"What's wrong with that? I don't understand," Eden Abergil told Israel's army radio, clearly bemused by the fierce backlash.
"There was no violence in the pictures, there was no disrespect," she said defiantly. "I was simply photographed with him in the background."
Abergil posted pictures on her Facebook site showing her smiling and posing in front of three prisoners blindfolded and cuffed, with a caption that said: "The army, the best time of my life."
The incident drew a sharp response from the military, which slammed the pictures as "shameful behaviour" and said officials would be looking into the actions of the woman, who left the military last year.
It was also denounced by the Palestinians, with Ghassan Khatib, a spokesman for the Palestinian Authority, saying the images showed how the occupation was corrupting Israelis.
"This shows the mentality of the occupier, to be proud of humiliating Palestinians," he said in a statement. "There is nothing in the world that can justify this humiliation that is part of the Israeli occupation practices on daily basis."
One photo shows Abergil crouching down in front of three seated Palestinian detainees -- one with white hair, another with a greying beard and a skullcap and a third, a younger man with black hair who is hanging his head.
All three are blindfolded and have their hands cuffed.
A second picture shows her sitting next to the black-haired man, twisting her head archly towards him.
All three pictures appear to have been removed from Facebook but are widely available on the Internet.
Abergil told the radio the photo was taken in 2008 near Gaza, without specifying exactly where, and those pictured were Palestinians "who crossed the fence" -- in an apparent reference to Gazans caught sneaking across the border into Israel.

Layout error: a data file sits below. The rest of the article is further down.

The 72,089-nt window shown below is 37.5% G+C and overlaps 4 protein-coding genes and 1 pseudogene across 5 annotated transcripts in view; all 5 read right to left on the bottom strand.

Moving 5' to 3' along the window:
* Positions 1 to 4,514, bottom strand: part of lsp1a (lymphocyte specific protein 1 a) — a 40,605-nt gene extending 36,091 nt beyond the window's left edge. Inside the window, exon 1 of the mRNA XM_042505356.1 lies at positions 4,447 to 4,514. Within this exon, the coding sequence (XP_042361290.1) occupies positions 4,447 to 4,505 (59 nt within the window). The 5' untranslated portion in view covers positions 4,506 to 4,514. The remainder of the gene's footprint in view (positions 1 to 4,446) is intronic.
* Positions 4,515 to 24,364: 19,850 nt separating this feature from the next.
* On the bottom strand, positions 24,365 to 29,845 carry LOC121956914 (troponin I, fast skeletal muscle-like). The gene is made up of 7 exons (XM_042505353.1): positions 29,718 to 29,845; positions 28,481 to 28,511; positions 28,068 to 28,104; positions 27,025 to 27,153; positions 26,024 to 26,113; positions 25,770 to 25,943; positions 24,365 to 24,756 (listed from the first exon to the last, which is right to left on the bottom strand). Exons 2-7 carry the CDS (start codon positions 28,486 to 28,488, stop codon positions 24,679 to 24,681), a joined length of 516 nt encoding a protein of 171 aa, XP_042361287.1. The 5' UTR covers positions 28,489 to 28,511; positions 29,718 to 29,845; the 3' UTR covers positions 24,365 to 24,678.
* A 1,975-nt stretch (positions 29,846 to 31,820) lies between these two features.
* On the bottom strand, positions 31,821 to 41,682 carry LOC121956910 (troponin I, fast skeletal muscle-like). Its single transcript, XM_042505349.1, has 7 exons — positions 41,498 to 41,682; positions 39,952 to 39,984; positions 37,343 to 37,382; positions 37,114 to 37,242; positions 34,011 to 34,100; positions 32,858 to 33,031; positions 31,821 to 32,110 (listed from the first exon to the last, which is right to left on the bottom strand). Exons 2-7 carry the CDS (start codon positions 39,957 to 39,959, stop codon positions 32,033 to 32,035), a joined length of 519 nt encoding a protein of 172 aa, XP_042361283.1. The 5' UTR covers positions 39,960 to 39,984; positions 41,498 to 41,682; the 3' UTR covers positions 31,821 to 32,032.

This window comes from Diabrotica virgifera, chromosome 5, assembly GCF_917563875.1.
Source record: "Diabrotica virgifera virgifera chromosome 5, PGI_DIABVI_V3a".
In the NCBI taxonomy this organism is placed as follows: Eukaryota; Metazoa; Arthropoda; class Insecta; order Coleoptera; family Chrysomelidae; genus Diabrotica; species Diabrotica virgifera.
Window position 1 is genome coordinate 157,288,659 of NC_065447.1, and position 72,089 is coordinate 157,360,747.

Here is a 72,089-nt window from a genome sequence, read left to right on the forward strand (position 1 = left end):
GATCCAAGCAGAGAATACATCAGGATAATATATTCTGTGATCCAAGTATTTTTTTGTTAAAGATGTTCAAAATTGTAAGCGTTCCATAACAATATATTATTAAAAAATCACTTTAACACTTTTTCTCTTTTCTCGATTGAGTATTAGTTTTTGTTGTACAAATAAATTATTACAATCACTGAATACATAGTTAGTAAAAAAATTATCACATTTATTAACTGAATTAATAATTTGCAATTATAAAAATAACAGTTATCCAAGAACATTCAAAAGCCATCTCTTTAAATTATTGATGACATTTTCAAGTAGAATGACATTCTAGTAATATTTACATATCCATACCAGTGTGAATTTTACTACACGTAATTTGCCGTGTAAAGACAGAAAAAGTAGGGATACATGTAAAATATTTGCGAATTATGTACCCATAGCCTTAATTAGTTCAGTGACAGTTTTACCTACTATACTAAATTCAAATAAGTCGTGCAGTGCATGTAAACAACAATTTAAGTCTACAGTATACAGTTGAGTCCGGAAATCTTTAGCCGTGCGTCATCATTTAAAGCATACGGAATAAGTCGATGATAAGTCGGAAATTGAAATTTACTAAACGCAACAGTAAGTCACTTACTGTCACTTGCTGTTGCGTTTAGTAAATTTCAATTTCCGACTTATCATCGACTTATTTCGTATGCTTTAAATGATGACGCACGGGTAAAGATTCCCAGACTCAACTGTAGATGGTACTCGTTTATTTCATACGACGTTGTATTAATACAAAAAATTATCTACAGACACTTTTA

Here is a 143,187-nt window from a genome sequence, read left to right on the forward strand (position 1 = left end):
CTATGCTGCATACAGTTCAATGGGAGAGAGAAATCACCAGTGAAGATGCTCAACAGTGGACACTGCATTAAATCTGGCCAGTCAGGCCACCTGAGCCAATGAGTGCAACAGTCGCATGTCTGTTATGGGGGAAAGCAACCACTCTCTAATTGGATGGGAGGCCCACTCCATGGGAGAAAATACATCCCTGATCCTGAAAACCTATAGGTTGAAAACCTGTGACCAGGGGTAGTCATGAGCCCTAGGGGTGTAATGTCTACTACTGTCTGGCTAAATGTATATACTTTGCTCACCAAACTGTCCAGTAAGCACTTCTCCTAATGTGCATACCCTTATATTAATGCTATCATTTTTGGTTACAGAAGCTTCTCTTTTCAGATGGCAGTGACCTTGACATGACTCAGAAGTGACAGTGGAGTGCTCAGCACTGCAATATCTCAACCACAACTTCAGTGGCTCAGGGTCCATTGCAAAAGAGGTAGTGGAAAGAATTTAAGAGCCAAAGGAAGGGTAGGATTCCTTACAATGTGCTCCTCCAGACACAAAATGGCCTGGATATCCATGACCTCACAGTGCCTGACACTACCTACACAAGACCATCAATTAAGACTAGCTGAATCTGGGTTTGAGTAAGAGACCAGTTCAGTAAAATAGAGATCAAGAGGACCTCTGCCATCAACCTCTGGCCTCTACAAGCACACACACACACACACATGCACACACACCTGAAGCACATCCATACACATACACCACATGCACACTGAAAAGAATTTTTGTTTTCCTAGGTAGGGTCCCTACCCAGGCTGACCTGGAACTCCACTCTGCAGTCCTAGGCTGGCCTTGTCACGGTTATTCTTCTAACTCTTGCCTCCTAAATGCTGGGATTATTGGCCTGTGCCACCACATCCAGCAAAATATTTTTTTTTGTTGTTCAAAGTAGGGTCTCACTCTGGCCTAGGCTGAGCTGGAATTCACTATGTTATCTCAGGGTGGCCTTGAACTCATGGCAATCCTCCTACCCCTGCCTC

It was not clear whether the Palestinians were detained for security reasons or because they were seeking to work illegally in Israel.
She said a total of three pictures had been taken, and that she had not spoken to the detainees.
"I was photographed innocently, naively, without any political significance. There was no violence -- it was just about the good experience of being in the army, that's all."
The images were first broadcast on Israeli public television late on Monday, prompting an angry response from Israeli rights campaigners.
"This reflects an attitude which has become the norm and consists in treating Palestinians like objects, not like human beings," said the head of the Israeli Committee Against Torture, Yishai Menuchin.
His comments were echoed by Khatib.
"These Israeli soldiers are almost teenagers, or a little bit older, and they find themselves in a powerful position, being able to dominate others. This corrupts young people," he said.
"Occupation is humiliating and oppressive to the occupied people but it also corrupts the occupier in too many different respects, including this one."
From another article:
"It was not clear whether the army could punish the woman, because she has finished her compulsory military service.
The comments by the woman and her friend in an exchange below one photograph suggested how casually the picture was treated, including jokes and sexual innuendoes.
"You're the sexiest like that," her friend wrote.
"I wonder if he's got Facebook!" the woman in the photograph responded. "I have to tag him in the picture!""